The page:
5 Simple Living Lessons Learned Moving Overseas

In 2018, my husband and I made the life-changing decision to move overseas. We left our spacious Texas home–and most of its contents–behind for a cozy London flat. But between all the downsizing, planning, and saying goodbye to loved ones, I picked up a few simple living lessons along the way.

1. A lot of the stuff we own is hidden from view

Although I didn’t give much thought about living a simple life until after our big move, I prided myself on the lack of clutter in my home. Aside from a few dog toys on the floor and some decorative items, you wouldn’t find much “stuff” just sitting around on tables and shelves.

However, when it came time to sort through every possession we owned, I had a disturbing realization. Despite the appearance of not having much stuff, my drawers, cabinets, and storage closets were positively packed with things.

I foolishly thought that downsizing our stuff would take a few days at most. In reality, it took weeks.

But there were a few silver linings. For one, sorting through every sock, power cord, and throw pillow in my home is what led me to create my minimalist decluttering checklist.

And I learned a valuable simple living lesson: just because it’s behind a door doesn’t mean it’s not clutter.

2. You can resell pretty much anything

As someone who cares about both simple AND sustainable living, I wanted to rehome as much of our stuff as possible. And because we decided to relocate with only checked luggage (no overseas shipping), that left us with a ton of random items to sell.

In the beginning, I thought we’d end up having to donate most things to Goodwill. But as it turns out, people are willing to buy pretty much anything off of Craigslist!

I sold Christmas decor, throw pillows, metal signs, entry rugs… And the furniture was even easier to offload.

While it took a fair bit of coordination (and some awkward haggling), we made thousands of dollars without ever having to leave our house.

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3. Priorities change, but personalities rarely do

When we lived in the US, I was totally swept up in the culture of productivity. In the words of Courtney Carver, author of many of my favorite simple living quotes, “I measured who I was by what I got done.”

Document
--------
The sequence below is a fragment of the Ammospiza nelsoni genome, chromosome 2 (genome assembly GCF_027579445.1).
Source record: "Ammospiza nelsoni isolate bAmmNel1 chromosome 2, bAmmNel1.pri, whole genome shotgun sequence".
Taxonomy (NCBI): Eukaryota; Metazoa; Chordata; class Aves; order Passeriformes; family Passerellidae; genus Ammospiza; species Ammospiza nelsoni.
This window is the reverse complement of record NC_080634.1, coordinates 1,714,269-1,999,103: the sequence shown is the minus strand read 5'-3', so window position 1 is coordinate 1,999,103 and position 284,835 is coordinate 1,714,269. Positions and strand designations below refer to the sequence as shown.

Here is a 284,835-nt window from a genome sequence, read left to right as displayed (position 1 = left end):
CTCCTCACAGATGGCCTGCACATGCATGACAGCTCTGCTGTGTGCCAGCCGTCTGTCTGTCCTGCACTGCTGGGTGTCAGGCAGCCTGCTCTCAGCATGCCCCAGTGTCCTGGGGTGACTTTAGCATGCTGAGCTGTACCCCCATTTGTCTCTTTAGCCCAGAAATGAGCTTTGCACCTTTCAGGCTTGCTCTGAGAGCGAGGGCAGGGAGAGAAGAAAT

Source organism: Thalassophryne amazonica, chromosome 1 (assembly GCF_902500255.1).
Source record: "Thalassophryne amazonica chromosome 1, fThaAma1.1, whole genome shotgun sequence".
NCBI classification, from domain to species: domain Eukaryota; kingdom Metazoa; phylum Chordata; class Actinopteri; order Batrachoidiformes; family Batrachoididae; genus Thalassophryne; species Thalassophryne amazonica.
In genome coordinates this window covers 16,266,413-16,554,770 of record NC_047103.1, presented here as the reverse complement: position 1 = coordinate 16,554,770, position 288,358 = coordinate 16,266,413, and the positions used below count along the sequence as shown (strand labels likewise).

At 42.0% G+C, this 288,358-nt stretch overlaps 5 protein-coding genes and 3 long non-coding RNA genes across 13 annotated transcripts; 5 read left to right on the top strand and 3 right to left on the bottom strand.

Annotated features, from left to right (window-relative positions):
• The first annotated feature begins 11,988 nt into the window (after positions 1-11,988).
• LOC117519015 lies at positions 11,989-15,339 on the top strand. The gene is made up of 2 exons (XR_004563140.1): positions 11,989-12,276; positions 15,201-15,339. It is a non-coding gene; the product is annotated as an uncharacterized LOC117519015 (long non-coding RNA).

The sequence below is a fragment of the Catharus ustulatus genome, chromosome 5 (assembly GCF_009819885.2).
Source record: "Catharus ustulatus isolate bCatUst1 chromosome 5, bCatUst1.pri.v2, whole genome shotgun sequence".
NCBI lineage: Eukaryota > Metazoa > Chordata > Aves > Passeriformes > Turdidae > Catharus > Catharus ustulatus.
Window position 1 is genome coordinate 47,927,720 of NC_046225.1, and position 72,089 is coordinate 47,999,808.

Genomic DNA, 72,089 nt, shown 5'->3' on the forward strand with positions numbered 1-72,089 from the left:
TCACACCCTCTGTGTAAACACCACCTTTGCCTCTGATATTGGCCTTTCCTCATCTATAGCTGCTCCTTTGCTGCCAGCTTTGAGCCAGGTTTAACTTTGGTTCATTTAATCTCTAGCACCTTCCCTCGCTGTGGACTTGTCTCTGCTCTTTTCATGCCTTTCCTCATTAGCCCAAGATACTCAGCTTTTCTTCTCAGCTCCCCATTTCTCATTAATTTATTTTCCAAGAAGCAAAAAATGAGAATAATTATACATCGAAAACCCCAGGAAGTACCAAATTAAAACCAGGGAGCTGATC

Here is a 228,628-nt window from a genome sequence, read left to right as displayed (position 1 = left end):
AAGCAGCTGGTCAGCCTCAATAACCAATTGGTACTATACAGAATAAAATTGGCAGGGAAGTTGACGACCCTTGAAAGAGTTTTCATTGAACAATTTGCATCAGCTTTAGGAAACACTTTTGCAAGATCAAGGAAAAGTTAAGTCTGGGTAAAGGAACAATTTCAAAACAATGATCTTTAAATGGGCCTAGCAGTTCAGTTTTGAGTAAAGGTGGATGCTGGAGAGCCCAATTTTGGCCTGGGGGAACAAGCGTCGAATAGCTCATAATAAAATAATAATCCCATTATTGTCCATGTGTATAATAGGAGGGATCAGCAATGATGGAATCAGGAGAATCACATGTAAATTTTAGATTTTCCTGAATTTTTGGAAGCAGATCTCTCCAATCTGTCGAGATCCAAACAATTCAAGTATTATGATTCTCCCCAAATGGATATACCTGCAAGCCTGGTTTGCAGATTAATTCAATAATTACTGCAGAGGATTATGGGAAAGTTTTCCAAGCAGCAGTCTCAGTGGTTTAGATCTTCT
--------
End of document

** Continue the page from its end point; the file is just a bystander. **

Above all else, I cared about being the best at my job and completing the most tasks as possible in a day. It’s a common mentality among American millennials, and it’s an unsustainable way to live.

After moving to the UK, where the pace of life is slower and people are (generally) less career-obsessed, that mentality melted away.

Today, I still care about “being the best”–it’s a core part of my personality. But what has changed is how I measure my self-worth.

Instead of prioritizing general career growth, I’m focused on building a future that I truly care about. That means performing tasks and building habits that keep my body healthy and my bank account full enough.


4. It’s easy to take what we have for granted

The saying “you don’t know what you have until it’s gone” is painfully true for expats.

From big things like spending time with loved ones, to small pleasures like a Saturday morning breakfast taco ritual, the meaningfulness of those experiences fades away after a while. You assume those things will always be there, and you slowly stop appreciating how wonderful they really are.

And then suddenly, you’re 3,000 miles away and crying because you miss pub trivia with your in-laws and the taste of good queso.

Learning to appreciate the little things is one of the best benefits of simplifying your life. I’m not only more mindful about living in the moment, but also about enjoying what I have nearby.

Instead of going to the same handful of restaurants, we make a point to try new places. I savor my morning dog walks through the neighborhood. None of these things are mind-blowingly amazing experiences, but I give them the attention and gratitude they deserve they deserve nonetheless.

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5. Experiences are priceless

Can you put a price on your first time stepping off a plane into a new country? What about watching the sunset along Venice’s Grand Canal with a creamy gelato in hand?

Both of those experiences cost us a pretty penny. However, I cherish those memories far more than having the trendiest clothes or a house full of gadgets.

The downsizing we did before moving overseas was the catalyst for our simple lifestyle. But the desire to spend our money on experiences is what kept us from amassing more stuff since the move.

We may not own our own home anymore or make as much money as we did back in the US. But we feel wealthier than ever. And that’s been the most profound simple living lesson of all.

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